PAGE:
Health & Beauty Mind

Ingredients to Thrive

ASingleGirl
Written by ASingleGirl

My friend Sheryl was teaching me how to make her world-famous dinner rolls.  When I learned it was a yeast-based dough, I knew there was little hope for me to reproduce the mouth-watering creations, because yeast and I had never been friends.  I’d never been able to get yeast dough to rise, and my bread-making attempts always resulted in hockey pucks worthy of the NHL.  So I asked her to teach me as if I was a second grader, in hopes the simplicity of the explanation would help me understand the needs of the dough.  It worked.

And it also taught me a lesson on life.

She said the secret to working with yeast is the same as working with any living being.  Every living thing needs three ingredients to thrive: food, water, and warmth.  To make the yeast happy, give them a little sugar to eat, some water to drink, and keep them warm by making the water warm, but not hot.  Then they’ll bloom and develop into yummy bread.

This got me thinking about other living entities.  The formula is applicable to them all.  Planting flowers?  They need water, food from the soil, and warmth/light from the sun.  Have a dog or cat?  They need water, nutritious food, and the warmth of your caring.  Have children?  They need nutritious food, good hydration, and lots of love and attention.

These three tenants apply to us, as well.  But women, whether we’re single or married, tend to spend more of our time caring for others than for ourselves.  So here are the questions to ask yourself to ensure that you are allowing yourself to thrive.

Food.  What are you feeding yourself?  And by that I don’t mean actual food that you eat.  I mean, what are you feeding your mind?  Your soul?  Your spirit?  They need their own kind of nourishment, just as our bodies do.  Are you taking a class?  Learning a new skill?  Studying a language?  Attending spiritual services?  If we spend all our time ensuring everyone else in our lives gets fed, we end up neglecting ourselves.  Helping others is very important, that’s true.  It’s one of my favorite things to do.  But carve out a little time to feed yourself.  You’ll find you have even more to give others if you give a little to yourself along the way.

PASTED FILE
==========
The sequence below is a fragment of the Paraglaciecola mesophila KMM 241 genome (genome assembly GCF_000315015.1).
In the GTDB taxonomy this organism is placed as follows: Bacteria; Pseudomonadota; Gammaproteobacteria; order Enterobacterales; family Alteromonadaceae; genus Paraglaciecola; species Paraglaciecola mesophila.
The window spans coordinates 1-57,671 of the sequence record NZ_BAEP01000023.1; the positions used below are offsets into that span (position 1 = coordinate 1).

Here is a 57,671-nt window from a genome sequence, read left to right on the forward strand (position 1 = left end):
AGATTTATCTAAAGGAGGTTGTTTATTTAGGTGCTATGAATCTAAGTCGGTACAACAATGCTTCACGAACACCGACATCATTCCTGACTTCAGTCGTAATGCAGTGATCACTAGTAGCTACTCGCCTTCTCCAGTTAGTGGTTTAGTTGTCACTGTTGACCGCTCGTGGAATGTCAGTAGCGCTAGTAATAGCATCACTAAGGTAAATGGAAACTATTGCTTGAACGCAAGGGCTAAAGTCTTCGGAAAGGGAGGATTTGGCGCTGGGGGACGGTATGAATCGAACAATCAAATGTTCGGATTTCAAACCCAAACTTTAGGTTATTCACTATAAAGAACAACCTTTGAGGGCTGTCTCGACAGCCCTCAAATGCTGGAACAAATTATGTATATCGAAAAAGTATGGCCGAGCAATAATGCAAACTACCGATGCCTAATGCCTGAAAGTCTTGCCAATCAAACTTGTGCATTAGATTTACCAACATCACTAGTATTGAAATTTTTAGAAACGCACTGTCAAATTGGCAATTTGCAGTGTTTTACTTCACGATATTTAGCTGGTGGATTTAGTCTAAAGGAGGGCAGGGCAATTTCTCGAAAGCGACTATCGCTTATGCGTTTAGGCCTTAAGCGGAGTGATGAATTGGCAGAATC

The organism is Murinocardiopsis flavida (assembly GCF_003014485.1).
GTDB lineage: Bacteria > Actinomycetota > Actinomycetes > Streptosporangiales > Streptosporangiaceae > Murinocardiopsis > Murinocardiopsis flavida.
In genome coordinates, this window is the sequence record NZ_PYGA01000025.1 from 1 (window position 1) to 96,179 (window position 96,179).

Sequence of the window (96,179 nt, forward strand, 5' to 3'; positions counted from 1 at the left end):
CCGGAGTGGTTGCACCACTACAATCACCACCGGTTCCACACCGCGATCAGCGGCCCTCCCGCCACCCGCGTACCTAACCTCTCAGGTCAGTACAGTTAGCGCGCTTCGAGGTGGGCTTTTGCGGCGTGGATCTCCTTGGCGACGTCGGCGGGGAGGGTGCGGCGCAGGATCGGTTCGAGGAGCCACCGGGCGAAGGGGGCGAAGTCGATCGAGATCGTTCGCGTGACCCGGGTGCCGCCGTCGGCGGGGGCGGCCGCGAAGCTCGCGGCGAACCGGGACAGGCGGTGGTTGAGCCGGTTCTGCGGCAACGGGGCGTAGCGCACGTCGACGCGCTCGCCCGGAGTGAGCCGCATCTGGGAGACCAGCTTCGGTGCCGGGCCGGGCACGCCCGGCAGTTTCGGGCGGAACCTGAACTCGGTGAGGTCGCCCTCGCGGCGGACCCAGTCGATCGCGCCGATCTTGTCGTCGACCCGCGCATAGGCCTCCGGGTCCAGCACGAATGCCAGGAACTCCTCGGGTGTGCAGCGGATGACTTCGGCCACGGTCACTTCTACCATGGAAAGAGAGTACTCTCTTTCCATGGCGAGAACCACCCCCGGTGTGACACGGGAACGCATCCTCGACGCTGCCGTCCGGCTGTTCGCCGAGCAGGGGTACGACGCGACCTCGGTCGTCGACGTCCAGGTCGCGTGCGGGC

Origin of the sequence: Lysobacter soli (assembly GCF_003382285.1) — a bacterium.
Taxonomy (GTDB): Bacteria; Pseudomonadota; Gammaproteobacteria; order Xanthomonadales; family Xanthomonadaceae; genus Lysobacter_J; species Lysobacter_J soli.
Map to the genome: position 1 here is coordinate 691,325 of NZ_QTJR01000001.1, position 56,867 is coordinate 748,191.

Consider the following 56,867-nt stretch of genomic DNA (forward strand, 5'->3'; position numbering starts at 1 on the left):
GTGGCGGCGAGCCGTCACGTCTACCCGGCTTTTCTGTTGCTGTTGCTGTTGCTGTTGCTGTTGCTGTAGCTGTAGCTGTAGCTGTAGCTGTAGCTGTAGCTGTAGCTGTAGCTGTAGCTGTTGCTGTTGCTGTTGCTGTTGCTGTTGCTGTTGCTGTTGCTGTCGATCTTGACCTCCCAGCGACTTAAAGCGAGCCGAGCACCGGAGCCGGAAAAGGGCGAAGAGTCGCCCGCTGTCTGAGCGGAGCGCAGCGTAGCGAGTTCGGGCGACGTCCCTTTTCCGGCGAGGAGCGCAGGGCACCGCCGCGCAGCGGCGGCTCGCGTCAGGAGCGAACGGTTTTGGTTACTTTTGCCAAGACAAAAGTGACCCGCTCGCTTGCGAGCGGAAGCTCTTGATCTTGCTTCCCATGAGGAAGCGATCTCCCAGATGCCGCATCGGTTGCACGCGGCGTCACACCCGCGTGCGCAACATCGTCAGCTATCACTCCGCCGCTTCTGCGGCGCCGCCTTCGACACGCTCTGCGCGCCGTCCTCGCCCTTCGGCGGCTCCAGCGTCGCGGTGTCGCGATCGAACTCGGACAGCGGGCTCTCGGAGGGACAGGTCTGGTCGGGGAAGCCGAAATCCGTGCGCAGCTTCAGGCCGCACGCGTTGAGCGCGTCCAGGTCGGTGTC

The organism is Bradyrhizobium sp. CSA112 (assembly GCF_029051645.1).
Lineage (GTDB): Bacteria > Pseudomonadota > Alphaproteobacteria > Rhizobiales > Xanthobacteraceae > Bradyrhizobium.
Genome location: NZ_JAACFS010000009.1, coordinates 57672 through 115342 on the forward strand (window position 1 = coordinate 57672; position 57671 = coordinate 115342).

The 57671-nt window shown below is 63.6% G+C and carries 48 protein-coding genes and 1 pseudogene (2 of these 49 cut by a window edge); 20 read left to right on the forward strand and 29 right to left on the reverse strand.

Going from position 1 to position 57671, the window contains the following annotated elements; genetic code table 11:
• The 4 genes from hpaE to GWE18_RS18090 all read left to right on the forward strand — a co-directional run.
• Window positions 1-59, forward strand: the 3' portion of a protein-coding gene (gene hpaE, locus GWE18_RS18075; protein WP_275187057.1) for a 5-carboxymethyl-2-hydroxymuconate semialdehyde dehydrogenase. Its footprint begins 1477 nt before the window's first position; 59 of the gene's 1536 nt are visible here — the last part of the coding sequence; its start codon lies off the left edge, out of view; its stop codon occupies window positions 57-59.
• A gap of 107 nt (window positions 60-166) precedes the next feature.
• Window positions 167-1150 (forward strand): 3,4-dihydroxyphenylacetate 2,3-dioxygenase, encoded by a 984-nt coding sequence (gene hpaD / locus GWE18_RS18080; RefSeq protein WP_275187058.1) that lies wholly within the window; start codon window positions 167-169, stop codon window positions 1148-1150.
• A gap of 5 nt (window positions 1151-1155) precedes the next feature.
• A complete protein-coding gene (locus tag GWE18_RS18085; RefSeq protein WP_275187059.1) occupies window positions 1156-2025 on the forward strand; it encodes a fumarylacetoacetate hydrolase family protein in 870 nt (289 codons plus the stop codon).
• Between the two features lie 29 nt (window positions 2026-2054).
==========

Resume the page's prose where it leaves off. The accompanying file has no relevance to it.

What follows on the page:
Water.  Water gives life.  What is your water?  What is that thing you love to do, that thing you want to pursue, those dreams that drive you?  Do you have a passion outside of your boyfriend (or your search for a boyfriend)?  Or is finding a relationship all-consuming?  Having something you deeply love outside of your romantic life is an essential part of living fully.  It makes us more well-rounded humans, gives us broader life experiences, and expands our horizons in beneficial ways.  And, bonus – having a passion about something makes us more interesting to potential mates.

Warmth.  How hard do you work to nurture quality relationships with your friends and family?  Or, do you sit at home alone eating Cheetos and binge-watching Downton AbbeyStudies show that people with strong friend and family relationships are healthier, happier, and live longer.  It’s that close connection with other human beings that reduces stress levels and leads us to be happier, healthier individuals.  As single girls, we have a special challenge when it comes to maintaining the warmth of relationships.  Since single girls don’t have a spouse, and often don’t have children, we must nurture other types of relationships.  This can be tricky when you become a single-girl-of-a-certain-age.  Most of my friends are now married with children, and I feel guilty about asking them to take time away from their families.  But I’ve heard from many of my married friends that, even though it’s sometimes a challenge to get away, they cherish their friend time and look forward to those mini-vacations.  So, even though the logistics may be more of a headache, it’s extremely important for single girls to maintain those friendships. And let’s not forget to nurture and grow our own family relationships as well!  The key here, of course, is nurturing quality relationships.  Those same studies also show that negative relationships are actually detrimental to our health.

Sheryl’s dinner rolls required care and time before they reached delicious perfection. Dough had to be worked and mixed, yeast had to rise, and the rolls needed ample time in the oven. The food, water, and warmth in our lives require nurturing time as well. Which part of the recipe needs your attention right now?

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